They do have their own weaknesses of course. Whatever esoteric banes the spirit has can be brought to bear against the bog mummy they are riding. The same spiritual density that lets them throw their mystical weight around also makes them very vulnerable to their special weakness. Also, they are walking around in a corpse soaked in flammable material so there’s that too.

bog mummy.jpg

Haunted Dolls

So one of the things I planned on using this blog for is posting ideas that I would like to use for my game at some point. At the very least it lets me write down and polish them for myself and maybe share them with someone else while I’m at it. I’ve seen the haunted doll trope a lot recently. Between the podcasts I listen to and the various short stories I read it has come up a lot. So I thought about how I’d like to use them.

Poppets are dolls that either intentionally or accidentally harbor a portion of someone’s soul. Either they are dear to someone in life and the ghost maintains a connection to it or a living person secrets a sliver of themselves into one through a ritual.

The Ritual:

That a humanoid form is the best container to keep a soul in is fact. Some scholars argue that’s why people are shaped the way they are. The more the doll resembles the subject the better. Also the more care and time that is spent in its creation the better. A hand made doll with hair from the subject and carefully selected glass eyes of just the right color works best.

The ritual itself lasts a few hours and must be done while the subject still lives. Once they have died they are beyond the reach of this magic. The ritual has two goals. First, it symbolically gives the doll the same name as the subject, blurring the line between the two metaphorically. Second, a shard of the subject’s soul is placed in the doll with the name. Some philosophies make the claim that a person’s name is their soul and by sharing the name with the doll it accomplishes both feats at once. But that’s just theory.

After the ritual is complete the poppet shares a unique bond with the subject. It is a common story for poppets to manifest scars and wounds that the living counterpart sustains. The subject subconsciously begins to view the poppet the same way as they view themselves. A well adjusted person would be find it quite companionable. A person filled with self-loathing would grow to resent the poppet. Other people might find the poppet unsettling but as long as the subject and poppet survive that is the extent of the effect.

If the poppet is destroyed the living person will feel a jolt of pain and chill as the separated portion of their soul is destroyed. If they are weak enough it is possible this will kill them but most people shake it off after a few minutes. However the real reason the ritual is performed is insurance against the living person’s untimely death.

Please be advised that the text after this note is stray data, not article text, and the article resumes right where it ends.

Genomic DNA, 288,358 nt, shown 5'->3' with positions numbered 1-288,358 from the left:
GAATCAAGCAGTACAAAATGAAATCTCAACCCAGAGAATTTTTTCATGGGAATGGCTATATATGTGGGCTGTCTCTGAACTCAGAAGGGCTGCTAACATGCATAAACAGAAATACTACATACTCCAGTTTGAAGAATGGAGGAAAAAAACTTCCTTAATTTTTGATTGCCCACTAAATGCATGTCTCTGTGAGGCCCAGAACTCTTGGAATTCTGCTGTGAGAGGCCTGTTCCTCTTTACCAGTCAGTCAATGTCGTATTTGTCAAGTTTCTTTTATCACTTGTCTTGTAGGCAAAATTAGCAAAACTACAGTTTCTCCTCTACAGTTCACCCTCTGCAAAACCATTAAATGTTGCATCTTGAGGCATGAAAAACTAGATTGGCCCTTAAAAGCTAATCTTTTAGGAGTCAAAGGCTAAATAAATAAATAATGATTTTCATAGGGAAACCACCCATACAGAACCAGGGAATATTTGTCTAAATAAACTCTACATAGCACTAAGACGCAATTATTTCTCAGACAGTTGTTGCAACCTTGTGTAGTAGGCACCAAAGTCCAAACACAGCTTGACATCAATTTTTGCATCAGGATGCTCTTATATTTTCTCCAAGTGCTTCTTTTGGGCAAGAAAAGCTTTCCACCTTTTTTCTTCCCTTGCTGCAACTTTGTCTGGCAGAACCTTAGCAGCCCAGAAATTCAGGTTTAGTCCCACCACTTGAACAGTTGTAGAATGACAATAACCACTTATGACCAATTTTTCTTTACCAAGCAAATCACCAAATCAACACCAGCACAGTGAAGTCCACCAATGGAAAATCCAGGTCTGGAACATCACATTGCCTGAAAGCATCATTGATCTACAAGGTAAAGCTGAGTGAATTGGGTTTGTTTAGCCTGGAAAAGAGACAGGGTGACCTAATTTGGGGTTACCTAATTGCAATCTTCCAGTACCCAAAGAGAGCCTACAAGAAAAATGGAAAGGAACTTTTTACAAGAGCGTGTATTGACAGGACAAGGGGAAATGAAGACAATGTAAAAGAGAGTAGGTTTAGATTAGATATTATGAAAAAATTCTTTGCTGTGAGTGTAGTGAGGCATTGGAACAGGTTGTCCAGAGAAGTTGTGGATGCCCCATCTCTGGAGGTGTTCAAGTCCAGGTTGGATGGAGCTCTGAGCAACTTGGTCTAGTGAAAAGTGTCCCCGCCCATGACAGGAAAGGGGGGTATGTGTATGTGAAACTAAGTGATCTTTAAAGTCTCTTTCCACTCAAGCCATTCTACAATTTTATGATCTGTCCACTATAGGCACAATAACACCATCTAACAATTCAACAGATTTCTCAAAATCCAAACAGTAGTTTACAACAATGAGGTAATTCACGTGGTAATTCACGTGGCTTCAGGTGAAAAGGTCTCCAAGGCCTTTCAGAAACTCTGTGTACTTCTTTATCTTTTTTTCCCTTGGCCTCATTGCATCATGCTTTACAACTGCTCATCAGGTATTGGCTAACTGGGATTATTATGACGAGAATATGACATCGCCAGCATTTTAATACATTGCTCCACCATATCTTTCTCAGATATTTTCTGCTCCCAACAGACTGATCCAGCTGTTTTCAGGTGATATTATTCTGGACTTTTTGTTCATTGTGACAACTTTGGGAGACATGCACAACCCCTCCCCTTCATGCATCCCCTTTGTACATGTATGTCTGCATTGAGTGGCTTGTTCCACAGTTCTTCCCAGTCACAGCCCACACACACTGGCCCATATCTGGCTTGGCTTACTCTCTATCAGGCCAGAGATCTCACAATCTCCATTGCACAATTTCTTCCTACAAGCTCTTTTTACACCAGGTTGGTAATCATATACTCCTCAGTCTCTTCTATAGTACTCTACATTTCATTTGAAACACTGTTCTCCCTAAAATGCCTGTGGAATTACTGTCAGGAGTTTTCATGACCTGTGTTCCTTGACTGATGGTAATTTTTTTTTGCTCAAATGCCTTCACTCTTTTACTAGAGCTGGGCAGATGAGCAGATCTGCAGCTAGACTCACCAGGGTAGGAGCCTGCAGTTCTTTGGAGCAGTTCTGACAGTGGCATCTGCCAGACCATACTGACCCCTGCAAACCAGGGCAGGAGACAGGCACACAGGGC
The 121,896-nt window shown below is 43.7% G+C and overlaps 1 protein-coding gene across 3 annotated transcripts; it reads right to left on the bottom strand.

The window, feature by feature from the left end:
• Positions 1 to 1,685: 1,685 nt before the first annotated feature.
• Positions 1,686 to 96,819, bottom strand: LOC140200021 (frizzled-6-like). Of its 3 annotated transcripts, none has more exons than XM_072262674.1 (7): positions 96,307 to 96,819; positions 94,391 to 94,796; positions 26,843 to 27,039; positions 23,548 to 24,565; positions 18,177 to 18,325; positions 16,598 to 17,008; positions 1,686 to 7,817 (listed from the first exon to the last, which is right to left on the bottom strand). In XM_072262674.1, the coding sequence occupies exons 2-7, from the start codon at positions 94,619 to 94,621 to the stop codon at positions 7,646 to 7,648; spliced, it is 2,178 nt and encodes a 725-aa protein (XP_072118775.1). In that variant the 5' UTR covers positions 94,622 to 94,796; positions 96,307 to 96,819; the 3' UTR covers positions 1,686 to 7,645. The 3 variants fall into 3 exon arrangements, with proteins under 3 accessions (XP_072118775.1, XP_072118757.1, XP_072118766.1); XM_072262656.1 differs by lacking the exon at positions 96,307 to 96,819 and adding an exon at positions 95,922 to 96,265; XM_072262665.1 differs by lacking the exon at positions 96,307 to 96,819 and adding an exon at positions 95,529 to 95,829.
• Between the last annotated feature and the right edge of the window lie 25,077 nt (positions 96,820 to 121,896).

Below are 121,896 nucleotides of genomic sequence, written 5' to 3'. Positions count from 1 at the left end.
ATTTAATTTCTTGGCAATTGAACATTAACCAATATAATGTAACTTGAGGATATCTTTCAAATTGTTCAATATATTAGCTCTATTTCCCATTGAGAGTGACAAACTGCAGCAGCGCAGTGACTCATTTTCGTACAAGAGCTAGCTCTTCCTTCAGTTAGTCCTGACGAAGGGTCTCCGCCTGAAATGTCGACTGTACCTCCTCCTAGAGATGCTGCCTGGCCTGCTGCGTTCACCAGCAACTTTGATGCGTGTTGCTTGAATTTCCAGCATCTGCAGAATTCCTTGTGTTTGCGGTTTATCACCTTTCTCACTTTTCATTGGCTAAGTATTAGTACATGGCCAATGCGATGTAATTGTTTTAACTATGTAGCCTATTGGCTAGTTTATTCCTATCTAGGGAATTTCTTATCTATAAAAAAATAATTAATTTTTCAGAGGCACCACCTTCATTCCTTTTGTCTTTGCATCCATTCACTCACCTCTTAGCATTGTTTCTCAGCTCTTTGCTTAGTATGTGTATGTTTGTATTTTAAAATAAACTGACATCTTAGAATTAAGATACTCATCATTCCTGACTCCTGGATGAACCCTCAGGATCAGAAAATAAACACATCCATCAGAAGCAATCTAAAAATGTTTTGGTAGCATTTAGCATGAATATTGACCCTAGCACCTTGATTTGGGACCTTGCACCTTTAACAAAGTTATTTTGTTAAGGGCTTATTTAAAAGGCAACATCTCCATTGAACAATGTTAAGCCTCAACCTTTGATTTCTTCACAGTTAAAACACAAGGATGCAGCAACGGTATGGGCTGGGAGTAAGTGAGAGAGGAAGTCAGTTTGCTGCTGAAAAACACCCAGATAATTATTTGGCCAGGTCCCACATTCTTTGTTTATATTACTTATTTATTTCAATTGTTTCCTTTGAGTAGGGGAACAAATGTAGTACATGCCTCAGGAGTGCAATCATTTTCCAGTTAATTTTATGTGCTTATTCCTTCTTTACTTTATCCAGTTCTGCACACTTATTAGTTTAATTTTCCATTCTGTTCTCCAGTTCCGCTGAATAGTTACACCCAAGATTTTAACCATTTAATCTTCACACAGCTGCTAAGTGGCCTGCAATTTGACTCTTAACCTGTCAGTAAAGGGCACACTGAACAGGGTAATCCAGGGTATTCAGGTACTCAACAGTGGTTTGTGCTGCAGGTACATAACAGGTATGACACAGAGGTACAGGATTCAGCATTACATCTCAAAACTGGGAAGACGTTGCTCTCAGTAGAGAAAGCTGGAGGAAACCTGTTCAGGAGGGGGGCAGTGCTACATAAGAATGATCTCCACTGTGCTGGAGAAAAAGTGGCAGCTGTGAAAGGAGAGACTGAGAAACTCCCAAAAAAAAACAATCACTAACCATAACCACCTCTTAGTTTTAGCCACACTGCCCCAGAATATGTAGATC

Sharing the same name and a sliver of the same soul between the living person and the poppet confuses the natural process of death. If the living person dies from something other than old age while the poppet still exists their soul is torn in half. Half going where ever it is supposed to go and the other half flowing into the poppet. This results in the poppet animating under its own power and consciousness. A broken consciousness.

Having a portion of someone’s soul splintered is traumatic enough. Surviving the experience of death with only half of a soul is mind shattering on a whole new level. Many poppets have difficulty remembering who they were, why they are here, what happened to them, and all suffer some manner of obsessions.

Still surviving with mental trauma is still better than not surviving at all. At different times nobles in several different kingdoms were known to create a poppet of their children at birth in case they were assassinated or killed during war. This certainly didn’t help maintain a stable nobility and has also lead to darker situations.

Borennon:

The tradition of making poppets is long and storied in Borennon. Most people don’t know the actual magic and just hope that the doll will absorb the tragic fate set out of their child in place of them. Some nobles know the truth though, they still practice the old ways. By severing a portion of their child’s soul when they are an infant there are better chances of them recovering and growing up normal. Of course that also means there are more animated poppets running around too. Unable to be seen in public many are tasked with clerical roles in the family. After all if they can’t be a physical presence they might as well be an intellectual one.

Some servants talk though. They tend to the chronically ‘sick children’ of the nobility that never seem to eat much and never leave their rooms. They tell other rumors too. They tell of secret meetings between poppets. Of hushed whispers and councils by candlelight. Necromantic laboratories staffed by walking dolls intent on reversing the process and putting themselves into living bodies. These can only be rumors of course. Can you imagine a soul that had managed to place themselves back into a living body? How broken would they be? How obsessed with physical sensations. And if they did the poppet process again? A splinter of a splinter? Not to mention one that had mastery of such arts and in such a powerful position as a noble family.